WASHINGTON -- If the estate tax is restored to a level similar to its rate before the Bush-era tax cuts went into effect, the federal government could rake in over $500 billion in revenue over the next 10 years, according to an analysis by the Congressional Budget Office.
The windfall could make up a large portion of the $1.2 trillion that Congress needs to find by Jan. 2 in order to head off the potentially disastrous sequestration cuts currently scheduled to take effect by the year's end.
"The catastrophe that the House has created is coming," Rep. Jim McDermott (D-Wash.) told The Huffington Post. "At some point, people are going to have to face the fact that we need some revenue. And if we don't face that, we're going over a cliff ... When we finally get down to this, it is going to be a bloodbath. We cannot cut the budget of this country $1 trillion without decimating everything that we consider civil government."
Under the Office of Management and Budget's analysis released on Sept. 14, the sequestration would be "deeply destructive to national security, domestic investments, and core government functions."
OMB predicts that the measure would slash defense spending by 9.4 percent and cause significant damage to government agencies and programs, including education grants, food safety inspections, the Environmental Protection Agency, the National Institute for Health's research capabilities, disaster readiness and housing and food assistance programs for struggling Americans.
In order to stave off the cuts, Democrats are rallying around proposals to secure significant revenue through the expiration of the Bush tax cuts and other tax measures. But GOP lawmakers remain fervently opposed to any form of tax increase and instead propose to slash additional spending from domestic government programs instead of defense.
In order to head off the impasse, the top members in the Congressional Progressive Caucus sent a letter on Sept. 20 to the Gang of Eight -- the Democratic and Republican leaders in the Senate and House and the ranking members on the Senate and House Committees for Intelligence -- asking that the congressional leaders pledge to put revenue increases on the table before contemplating additional spending cuts.
As the lawmaker spearheading the effort, Rep. Mike Honda (D-Calif.) described it as a much-needed call to end the "revenue stalemate."
"It's quite simple: You can't get a balanced deficit reduction deal without revenue," Honda said. "It's clear what's holding up progress here. We can't get down to the hard business of governing if Grover Norquist is the de facto Chairman of [the House Committee on] Ways and Means," referring to the longtime tax opponent.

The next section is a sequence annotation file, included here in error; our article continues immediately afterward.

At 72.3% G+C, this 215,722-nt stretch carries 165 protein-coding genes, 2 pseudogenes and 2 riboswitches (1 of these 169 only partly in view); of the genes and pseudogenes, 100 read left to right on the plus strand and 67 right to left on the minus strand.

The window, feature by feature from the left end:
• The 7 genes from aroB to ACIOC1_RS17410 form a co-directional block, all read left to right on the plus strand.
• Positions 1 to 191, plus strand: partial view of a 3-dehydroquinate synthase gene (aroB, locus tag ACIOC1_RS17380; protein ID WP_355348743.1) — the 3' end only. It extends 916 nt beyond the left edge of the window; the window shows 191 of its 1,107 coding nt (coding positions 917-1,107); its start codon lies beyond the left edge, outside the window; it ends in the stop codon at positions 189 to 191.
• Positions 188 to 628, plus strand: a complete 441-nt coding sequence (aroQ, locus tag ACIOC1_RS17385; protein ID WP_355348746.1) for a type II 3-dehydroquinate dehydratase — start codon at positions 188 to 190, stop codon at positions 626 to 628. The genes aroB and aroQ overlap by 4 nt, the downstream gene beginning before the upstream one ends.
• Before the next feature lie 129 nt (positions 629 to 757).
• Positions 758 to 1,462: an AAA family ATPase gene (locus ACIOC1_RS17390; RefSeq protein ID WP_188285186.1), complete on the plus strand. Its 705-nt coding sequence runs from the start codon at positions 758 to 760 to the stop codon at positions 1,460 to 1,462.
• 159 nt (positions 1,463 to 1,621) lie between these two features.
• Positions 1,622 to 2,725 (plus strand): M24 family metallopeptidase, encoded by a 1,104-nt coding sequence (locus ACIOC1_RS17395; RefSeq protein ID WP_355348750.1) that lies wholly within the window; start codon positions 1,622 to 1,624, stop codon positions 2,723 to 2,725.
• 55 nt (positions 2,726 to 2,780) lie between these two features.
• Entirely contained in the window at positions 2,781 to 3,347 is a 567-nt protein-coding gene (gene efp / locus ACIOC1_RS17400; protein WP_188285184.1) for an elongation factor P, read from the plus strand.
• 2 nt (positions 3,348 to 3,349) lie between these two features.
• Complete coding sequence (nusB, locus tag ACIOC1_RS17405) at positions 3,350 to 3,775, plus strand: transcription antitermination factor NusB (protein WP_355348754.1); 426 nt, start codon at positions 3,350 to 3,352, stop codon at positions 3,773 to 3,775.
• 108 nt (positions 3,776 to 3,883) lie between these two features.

That 'revenue first' reasoning has prompted McDermott to introduce a number of tax measures, including the Sensible Estate Tax Act of 2011. SETA would take the estate tax back to its 2001 level with adjustments for inflation -- a move that could bring in over $400 billion to government coffers by 2022, according to rough projections from the CBO and the Joint Committee on Taxation.
"If they adopted my estate tax, [the proposal] would raise enough -- actually a little more than is necessary, between the expiration of some of the tax cuts to the wealthy" to prevent the sequestration from taking effect, McDermott said.
Yet McDermott's measure has not gained much traction among his congressional peers since its introduction last November. With the sequestration cuts looming, he predicts that will soon change.
"We need several hundred billion dollars, and it's there in the estate tax," McDermott said. "It fills the hole, [the measure] will stop the sequestration. And for that reason, I think it's going to be right there, front and center, during the middle of the debate."
Sometimes referred to as the inheritance tax, the rules take a percentage from the estates of the wealthiest individuals upon their deaths. In its current formulation, the top marginal rate is set at a generous 35 percent and applies the heirs of less than 0.3 percent of Americans.